Let’s talk about money at last

Maureen Kennedy
Maureen Kennedy

One of the things that people are most secretive about is money.

How much they earn, how much they have in the bank and so on. If one person manages the family accounts, the partner may have no idea about the mortgage, rent, utilities, credit cards and perhaps even loans. That’s okbut then one day the money manager isn’t there. Suddenly, at an already difficult time, the other one is left searching for this information. And what if it’s all online or the paper statements have been thrown away? Where do you start?

For example, a husband may just want to control everything and give his wife housekeeping money. The wife is quite happy with this and frankly isn’t interested as long as she has enough for a comfortable life. But one day he isn’t there, he might die or leave the marriage and the wife suddenly realises she has no idea about anything and needs to find out pretty fast for obvious reasons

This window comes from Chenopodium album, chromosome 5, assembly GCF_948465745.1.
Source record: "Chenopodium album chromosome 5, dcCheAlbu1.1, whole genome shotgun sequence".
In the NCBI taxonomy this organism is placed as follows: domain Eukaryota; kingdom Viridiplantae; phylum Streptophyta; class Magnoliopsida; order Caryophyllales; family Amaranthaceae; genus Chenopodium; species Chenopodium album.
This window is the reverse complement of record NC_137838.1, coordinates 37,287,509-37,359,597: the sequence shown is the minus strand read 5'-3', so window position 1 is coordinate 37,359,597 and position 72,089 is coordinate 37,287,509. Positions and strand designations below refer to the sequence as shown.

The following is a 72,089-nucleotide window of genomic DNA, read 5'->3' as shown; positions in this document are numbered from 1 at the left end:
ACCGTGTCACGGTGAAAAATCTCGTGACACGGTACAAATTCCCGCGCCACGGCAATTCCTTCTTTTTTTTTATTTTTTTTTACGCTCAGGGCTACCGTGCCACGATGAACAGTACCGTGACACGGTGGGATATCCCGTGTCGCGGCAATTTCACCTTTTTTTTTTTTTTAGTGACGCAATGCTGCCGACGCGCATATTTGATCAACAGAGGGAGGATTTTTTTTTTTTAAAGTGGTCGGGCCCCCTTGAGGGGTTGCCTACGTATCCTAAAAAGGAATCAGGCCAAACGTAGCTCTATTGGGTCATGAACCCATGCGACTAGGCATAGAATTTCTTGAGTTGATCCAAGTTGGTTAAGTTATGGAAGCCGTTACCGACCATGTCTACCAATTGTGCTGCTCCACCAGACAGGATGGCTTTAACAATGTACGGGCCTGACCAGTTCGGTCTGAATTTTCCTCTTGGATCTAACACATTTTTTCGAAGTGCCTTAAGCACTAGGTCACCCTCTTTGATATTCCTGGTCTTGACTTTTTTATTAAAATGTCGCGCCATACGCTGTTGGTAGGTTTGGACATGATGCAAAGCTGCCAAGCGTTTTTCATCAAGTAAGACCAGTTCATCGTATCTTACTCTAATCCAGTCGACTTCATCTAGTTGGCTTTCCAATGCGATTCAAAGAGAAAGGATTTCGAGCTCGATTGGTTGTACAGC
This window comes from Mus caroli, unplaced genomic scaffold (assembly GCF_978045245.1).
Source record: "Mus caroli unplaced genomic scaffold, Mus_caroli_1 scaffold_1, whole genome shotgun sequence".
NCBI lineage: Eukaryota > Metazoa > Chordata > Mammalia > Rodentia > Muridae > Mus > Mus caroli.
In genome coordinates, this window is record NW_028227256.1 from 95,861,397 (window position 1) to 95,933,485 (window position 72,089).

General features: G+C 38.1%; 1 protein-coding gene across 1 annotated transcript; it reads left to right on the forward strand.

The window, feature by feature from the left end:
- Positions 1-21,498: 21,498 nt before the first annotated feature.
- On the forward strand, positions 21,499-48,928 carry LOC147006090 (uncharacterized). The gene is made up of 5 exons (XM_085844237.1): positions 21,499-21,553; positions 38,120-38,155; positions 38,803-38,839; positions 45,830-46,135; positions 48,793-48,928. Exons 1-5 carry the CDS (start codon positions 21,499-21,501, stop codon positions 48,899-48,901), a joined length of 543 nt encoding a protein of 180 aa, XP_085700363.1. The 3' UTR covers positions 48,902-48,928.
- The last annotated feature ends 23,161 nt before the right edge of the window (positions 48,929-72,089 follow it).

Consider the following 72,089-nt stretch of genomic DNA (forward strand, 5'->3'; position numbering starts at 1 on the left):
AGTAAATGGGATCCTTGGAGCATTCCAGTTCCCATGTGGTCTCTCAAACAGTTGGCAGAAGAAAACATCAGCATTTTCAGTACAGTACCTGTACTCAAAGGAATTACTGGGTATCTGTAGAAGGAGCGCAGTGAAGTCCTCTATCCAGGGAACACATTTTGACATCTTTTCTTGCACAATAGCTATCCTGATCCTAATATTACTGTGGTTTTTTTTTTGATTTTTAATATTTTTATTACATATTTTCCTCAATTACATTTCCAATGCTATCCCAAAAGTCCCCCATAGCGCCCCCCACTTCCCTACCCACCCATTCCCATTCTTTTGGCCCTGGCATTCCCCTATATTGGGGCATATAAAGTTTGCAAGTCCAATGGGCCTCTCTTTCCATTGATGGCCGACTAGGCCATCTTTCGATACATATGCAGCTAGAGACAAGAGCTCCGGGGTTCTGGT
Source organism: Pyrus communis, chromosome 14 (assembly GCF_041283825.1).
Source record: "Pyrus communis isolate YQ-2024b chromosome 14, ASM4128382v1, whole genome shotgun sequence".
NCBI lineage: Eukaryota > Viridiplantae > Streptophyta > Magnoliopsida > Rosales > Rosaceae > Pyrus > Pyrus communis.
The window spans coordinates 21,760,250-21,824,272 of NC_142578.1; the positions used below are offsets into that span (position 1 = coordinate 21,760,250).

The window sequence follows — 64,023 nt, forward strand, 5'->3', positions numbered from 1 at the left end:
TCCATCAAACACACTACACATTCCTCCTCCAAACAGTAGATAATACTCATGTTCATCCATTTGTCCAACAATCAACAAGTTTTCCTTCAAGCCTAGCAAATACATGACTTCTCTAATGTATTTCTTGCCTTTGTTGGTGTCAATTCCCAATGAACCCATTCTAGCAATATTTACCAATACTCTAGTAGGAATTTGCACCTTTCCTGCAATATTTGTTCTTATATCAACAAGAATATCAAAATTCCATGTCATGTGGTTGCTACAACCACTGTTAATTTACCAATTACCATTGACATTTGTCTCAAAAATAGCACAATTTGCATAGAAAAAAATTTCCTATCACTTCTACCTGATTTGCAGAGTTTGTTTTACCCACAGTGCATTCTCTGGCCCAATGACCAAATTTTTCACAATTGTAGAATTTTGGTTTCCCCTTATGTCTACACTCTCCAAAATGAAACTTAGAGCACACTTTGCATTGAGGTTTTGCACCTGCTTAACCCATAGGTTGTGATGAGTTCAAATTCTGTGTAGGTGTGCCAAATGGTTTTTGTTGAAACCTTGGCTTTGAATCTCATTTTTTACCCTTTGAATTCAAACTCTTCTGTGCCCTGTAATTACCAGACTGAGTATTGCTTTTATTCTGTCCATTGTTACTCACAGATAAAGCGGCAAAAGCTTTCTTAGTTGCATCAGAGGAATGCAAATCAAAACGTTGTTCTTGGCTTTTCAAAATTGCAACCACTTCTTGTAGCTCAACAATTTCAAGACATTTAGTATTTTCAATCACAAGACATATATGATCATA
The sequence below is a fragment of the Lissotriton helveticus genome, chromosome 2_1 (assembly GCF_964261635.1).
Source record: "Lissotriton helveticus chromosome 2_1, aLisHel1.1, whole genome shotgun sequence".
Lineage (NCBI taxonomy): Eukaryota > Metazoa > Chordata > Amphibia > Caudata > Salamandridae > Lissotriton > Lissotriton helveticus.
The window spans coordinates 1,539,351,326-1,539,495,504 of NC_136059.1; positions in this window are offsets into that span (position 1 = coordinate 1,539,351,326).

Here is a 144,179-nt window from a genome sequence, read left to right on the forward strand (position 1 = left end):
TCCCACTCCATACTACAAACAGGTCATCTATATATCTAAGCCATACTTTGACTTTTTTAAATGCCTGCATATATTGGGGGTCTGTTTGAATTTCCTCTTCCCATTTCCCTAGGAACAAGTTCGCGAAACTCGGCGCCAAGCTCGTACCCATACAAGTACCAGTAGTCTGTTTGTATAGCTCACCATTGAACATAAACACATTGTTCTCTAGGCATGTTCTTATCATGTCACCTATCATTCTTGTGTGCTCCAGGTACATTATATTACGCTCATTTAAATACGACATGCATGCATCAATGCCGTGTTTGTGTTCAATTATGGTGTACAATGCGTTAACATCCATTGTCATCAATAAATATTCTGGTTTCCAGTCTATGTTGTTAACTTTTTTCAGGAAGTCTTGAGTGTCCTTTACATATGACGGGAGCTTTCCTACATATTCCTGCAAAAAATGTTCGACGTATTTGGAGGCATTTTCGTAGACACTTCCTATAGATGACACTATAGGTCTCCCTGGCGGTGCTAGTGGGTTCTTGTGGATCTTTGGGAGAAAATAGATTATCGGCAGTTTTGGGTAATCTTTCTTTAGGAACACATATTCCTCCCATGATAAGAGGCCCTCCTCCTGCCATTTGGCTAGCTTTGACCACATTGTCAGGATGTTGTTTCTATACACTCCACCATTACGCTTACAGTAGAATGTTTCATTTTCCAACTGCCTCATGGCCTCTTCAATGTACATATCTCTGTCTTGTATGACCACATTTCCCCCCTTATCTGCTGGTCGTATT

And imagine if the first you know about debt or arrears is a red letter arriving or worse, the bailliffs. Even if your partner isn’t willing to discuss or disclose this information, at the very least they should care enough to write it all down and leave the details in a safe place. This is also helpful for an executor who is going to have to deal with your finances one day.

I know of several widows who find themselves at this late stage in their lives having to deal with finances for the first time. Thankfully most are well provided for but have no idea how to manage their money.

One lady received a large insurance payment when her husband died and has no idea what to do with it other than pay it into the bank. She knows there are other options available to her she doesn’t know who to trust. With so many horror stories about conmen and even problems with large financial institutions, it’s hardly surprising.

It’s not for me to give financial advice other than don’t feel pressured into doing anything. Listen to people you trust or who have been in the same position. And although it often goes against the grain to discuss finances within the family, it’s quite possible they will have some wise advice too, it’s just that they have probably never spoken about money with you before.